3. A method according to claim 1 wherein the estimation of time of arrival involves detecting predefined known training sequences of data in the signal from the remote base station.
4. A mobile station for use in a wireless cellular communications system including at least two base stations using the same frequency, the mobile station comprising means for performing:
receiving a signal transmitted from the home base station,
setting a receive frequency of the mobile station to the transmit frequency of the home base station, and, if a signal from a remote base station is received, performing the following steps:
determining a synchronisation time for the received signal from the home base station,
determining a synchronisation time for the received signal from the remote base station,
determining the time difference between the synchronisation time for the received signal from the home base station and the synchronisation time for the received signal from the remote base station, and
using the time difference in a process suppressing the received signal from the remote base station, wherein the process suppressing the received signal from the remote base station is performed by the mobile station,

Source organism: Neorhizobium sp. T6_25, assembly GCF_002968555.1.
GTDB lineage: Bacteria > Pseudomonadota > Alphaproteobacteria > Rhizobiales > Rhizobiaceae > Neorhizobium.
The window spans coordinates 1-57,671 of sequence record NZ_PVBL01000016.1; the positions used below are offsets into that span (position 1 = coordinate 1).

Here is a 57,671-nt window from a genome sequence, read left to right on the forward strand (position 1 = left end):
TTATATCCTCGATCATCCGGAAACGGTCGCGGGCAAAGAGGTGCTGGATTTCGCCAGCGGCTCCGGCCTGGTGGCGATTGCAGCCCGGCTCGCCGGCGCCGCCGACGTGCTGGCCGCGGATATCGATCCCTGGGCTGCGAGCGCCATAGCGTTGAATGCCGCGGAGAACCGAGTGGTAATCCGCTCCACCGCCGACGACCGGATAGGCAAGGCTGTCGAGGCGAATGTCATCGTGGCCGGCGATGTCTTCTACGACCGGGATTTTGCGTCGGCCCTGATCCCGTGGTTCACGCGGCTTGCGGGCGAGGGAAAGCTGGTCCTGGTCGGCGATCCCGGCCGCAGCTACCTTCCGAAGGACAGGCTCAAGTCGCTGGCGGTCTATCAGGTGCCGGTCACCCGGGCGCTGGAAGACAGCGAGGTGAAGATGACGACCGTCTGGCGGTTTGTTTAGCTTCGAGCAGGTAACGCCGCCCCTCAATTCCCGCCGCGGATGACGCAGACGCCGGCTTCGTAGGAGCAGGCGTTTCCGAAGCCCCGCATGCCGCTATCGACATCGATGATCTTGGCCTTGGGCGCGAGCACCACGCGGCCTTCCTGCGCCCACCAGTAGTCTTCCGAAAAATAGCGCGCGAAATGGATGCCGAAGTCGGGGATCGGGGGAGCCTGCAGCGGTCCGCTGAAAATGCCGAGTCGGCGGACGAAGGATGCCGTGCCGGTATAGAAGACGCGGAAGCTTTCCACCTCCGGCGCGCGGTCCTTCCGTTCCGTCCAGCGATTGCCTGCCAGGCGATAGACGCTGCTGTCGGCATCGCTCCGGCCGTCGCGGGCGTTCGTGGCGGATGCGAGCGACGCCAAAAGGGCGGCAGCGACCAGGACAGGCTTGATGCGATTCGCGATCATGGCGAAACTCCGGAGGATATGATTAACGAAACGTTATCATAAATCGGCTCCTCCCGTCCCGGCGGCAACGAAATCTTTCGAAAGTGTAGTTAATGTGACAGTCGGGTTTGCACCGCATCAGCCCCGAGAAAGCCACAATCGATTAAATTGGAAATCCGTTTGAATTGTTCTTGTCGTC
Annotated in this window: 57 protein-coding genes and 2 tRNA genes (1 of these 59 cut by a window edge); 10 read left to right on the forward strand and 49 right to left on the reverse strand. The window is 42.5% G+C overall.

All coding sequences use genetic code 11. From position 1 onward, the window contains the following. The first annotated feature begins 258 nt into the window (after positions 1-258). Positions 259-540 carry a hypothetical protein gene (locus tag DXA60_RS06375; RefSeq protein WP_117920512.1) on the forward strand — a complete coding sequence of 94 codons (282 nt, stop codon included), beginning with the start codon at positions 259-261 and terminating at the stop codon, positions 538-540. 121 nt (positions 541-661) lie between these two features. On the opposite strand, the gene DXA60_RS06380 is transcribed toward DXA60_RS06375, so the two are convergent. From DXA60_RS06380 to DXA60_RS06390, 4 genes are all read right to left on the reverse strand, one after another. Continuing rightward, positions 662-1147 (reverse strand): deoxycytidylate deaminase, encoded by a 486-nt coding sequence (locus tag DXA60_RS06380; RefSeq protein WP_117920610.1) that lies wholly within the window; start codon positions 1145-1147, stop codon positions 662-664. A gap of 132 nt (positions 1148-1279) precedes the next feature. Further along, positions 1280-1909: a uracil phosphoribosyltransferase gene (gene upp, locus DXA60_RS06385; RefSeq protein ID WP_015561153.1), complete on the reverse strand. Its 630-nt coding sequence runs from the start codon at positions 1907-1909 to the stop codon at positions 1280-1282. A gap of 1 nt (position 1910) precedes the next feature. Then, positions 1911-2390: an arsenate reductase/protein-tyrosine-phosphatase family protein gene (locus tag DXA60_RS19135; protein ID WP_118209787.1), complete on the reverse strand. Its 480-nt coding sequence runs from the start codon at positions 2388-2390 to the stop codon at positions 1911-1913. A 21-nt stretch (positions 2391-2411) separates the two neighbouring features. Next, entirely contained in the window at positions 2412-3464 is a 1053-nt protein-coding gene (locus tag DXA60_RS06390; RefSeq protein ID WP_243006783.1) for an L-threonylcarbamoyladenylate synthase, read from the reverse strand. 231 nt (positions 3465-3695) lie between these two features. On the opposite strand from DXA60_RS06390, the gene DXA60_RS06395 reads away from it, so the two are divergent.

wherein:
the synchronisation times for the received signals are determined by estimating their respective times of arrival at the mobile station;
the synchronisation time for the received signal from the home base station is determined using a short-term correlation over the signal from the home base station; and
the synchronisation time for the received signal from the remote base station is determined using a long-term correlation over the signal from the remote base station.
5. A mobile station according to claim 4 wherein the estimation of time of arrival involves detecting predefined known training sequences of data in the signal from the home base station.
6. A mobile station according to claim 4 wherein the estimation of time of arrival involves detecting predefined known training sequences of data in the signal from the remote base station.
Description
CROSS REFERENCE TO RELATED APPLICATIONS

This application claims the benefit of U.S. Provisional Application No. 60/291,600 filed May 17, 2001. This application also claims the benefit of European Application No. 01610049.7, filed May 15, 2001.

TECHNICAL FIELD OF THE INVENTION

This invention relates to a method and a system for cancelling or suppressing co-channel interference (CCI) in a wireless cellular communications system including at least two base stations using the same frequency, and to a mobile radio station such as a mobile communications device or a mobile telephone for use in such a communications system. The invention will be useful in TDMA and FDMA systems such as GSM and IS-136.

TECHNICAL BACKGROUND